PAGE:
After a few minutes, a very scrawny American guy came out of the nearby house and walked over to greet us. He was casually, even sloppily, dressed with longish lank hair and teeth that reminded me of late-season corn on the cob. There was something decidedly creepy about him. Certainly, he didn’t inspire any strong feelings of security. After a slightly confused exchange, it became clear that we weren’t even at the Erinys headquarters. This was a different security company with different blue shirts and a separate compound. The man offered to help us, but we told him we had another appointment and had to move on. We asked if he knew where the Erinys compound was — we knew it was close. He shrugged and said that there were lots of security compounds in the area and he wasn’t sure which was which.

Though Mansour lies in the heart of Baghdad, it feels more like a suburb, or like parts of Los Angeles. Imagine driving through a suburban town in which, at any given moment, you’re likely to come across a roadblock manned by up to a dozen heavily armed men, marking the entrance to a small compound. If you live inside, you will have to show an I.D. and have your car checked for explosives whenever you enter the compound. Though right now Mansour seems to have the highest concentration of these compounds, they are quickly springing up all over Baghdad. For Westerners, it’s increasingly unrealistic to live outside the bounds of these mini-Green Zones. Iraqis whose houses get inadvertently annexed by these zones choose to rent their homes to whichever company has taken over. Others choose to stay and accept the trade-off: hassle for high security.

We did eventually find Erinys that day. As it turns out, they are a very large and high-tech operation with a contract to guard oil pipelines throughout the country. For that, they employ more than 10,000 Iraqi guards. Advising a handful of journalists on the safety of their living situation wasn’t exactly the company’s regular gig, but they were incredibly amenable to helping us and, the following morning, a consultant came by our house to advise us. He recommended that we increase the number of guards and line the inside of the wall in front of the house with sandbags. In general, he felt that we could make the house safe enough to warrant staying.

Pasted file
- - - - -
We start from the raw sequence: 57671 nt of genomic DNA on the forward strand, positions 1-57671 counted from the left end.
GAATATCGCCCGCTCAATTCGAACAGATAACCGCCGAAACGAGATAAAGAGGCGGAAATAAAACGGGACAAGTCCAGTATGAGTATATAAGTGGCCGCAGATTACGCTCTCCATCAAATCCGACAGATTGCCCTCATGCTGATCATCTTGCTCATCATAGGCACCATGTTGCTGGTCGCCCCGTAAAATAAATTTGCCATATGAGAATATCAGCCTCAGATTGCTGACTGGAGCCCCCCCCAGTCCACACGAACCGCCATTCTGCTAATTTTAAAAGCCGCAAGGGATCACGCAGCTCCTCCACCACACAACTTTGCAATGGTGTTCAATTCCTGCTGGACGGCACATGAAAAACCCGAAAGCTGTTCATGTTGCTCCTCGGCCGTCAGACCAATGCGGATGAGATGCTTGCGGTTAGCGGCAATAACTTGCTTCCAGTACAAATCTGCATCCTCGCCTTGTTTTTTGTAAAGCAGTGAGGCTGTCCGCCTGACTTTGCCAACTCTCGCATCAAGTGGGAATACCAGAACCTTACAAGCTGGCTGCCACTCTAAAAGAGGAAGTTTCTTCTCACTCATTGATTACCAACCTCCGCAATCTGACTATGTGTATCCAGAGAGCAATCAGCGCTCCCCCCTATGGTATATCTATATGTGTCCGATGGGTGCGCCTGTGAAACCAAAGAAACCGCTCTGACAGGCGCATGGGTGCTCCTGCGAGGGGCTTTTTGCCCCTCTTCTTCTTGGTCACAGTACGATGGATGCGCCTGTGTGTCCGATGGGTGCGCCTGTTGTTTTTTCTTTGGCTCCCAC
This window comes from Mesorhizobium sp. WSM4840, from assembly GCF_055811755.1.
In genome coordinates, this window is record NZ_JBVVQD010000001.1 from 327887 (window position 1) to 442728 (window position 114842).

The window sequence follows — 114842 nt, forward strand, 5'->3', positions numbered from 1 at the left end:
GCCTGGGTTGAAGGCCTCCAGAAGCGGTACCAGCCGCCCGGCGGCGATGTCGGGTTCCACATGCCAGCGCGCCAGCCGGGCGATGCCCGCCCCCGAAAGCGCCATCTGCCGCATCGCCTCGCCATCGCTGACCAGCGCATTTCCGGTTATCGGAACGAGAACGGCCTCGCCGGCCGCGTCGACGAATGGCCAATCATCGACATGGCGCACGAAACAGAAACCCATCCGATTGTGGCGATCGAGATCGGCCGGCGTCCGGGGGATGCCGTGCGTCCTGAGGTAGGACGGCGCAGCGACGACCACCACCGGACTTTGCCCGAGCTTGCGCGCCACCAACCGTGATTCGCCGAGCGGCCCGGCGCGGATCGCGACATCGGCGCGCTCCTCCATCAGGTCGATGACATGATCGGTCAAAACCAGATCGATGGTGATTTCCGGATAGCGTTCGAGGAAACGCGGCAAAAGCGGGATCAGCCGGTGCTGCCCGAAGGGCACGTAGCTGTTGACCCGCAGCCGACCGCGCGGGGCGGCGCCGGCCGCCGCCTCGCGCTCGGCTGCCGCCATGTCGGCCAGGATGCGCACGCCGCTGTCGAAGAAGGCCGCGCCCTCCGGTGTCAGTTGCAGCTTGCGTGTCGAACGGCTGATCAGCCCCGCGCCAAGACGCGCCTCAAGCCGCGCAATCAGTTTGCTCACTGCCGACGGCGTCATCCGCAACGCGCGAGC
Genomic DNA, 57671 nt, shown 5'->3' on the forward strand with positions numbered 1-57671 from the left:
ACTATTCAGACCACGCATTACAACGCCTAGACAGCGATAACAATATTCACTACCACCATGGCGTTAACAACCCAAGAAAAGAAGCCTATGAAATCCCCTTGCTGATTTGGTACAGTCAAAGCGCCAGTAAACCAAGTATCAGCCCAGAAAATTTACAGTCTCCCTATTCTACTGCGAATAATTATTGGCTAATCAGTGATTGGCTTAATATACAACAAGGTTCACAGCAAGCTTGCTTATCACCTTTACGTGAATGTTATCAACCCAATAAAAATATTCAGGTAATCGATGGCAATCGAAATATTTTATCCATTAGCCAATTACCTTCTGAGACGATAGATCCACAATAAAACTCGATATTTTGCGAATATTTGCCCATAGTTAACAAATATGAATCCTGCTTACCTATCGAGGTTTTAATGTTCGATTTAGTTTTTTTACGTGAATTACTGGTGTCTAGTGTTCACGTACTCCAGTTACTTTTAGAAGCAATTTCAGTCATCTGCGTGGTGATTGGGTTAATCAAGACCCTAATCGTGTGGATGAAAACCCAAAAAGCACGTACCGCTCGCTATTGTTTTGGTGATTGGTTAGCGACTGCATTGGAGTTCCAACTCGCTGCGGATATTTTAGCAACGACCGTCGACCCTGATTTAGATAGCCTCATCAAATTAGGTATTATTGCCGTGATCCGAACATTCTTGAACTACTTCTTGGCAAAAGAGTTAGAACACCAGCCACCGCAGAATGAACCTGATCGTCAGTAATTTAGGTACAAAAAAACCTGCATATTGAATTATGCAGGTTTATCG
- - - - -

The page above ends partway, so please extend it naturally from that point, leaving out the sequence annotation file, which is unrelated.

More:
Then came the change in the atmosphere, and the threats.

The viciousness of the attacks on the four Blackwater employees in Fallujah illustrated, in an incredibly depressing way, the shift I felt on the streets of Baghdad. An explosive anger just below the surface of daily life. Of course not all Iraqis want to kill Americans. But the violent minority could easily tip the country toward yet another out-and-out war with the coalition. As I write this, coalition forces are fighting Saddam loyalists in Fallujah and nearby Ramadi and followers of Muqtada al-Sadr in a number of cities throughout the middle and south of Iraq. At least 18 U.S. Marines have been killed over the last three days, with 12 more reported slain today in Ramadi; at least 130 Iraqis have been killed. The next few days on those fronts will be very telling.

On the surface, the clashes in Fallujah and Ramadi aren’t related to the Shiite actions: The Saddam loyalists of Fallujah don’t historically have much in common with Shiite hard-liners, who were persecuted under Saddam’s rule. In that sense, the timing couldn’t be worse. The coalition is now fighting battles on several different fronts simultaneously. Their hard clamp-down may quell some of the violence. But I think it’s more likely that it will severely aggravate it. Al-Sadr’s followers, including his well-armed Mahdi militia, will fight fiercely to block his arrest. If enough of them get gunned down, non-Sadrists might join the fray. Though al-Sadr doesn’t command nearly the same respect as the more moderate Grand Ayatollah Ali al-Sistani, his outspoken vilification of the United States may position him as a “mouse that roared” figure and enable him to sidestep into Iraq’s severe leadership vacuum.

But even before the current crisis, something may have happened to ordinary Iraqis that cannot be reversed. When I sensed the country’s mood change before I left Iraq, I wasn’t hanging out with Saddam loyalists or members of al-Sadr’s militia. I was in Baghdad talking to average people.

To be fair, I think part of what changed in the last few weeks was me. After seven months in Baghdad, with low-level stress all the time and high-level stress a few times a day, the heightened danger and the disappointment of seeing the country fall apart was too much.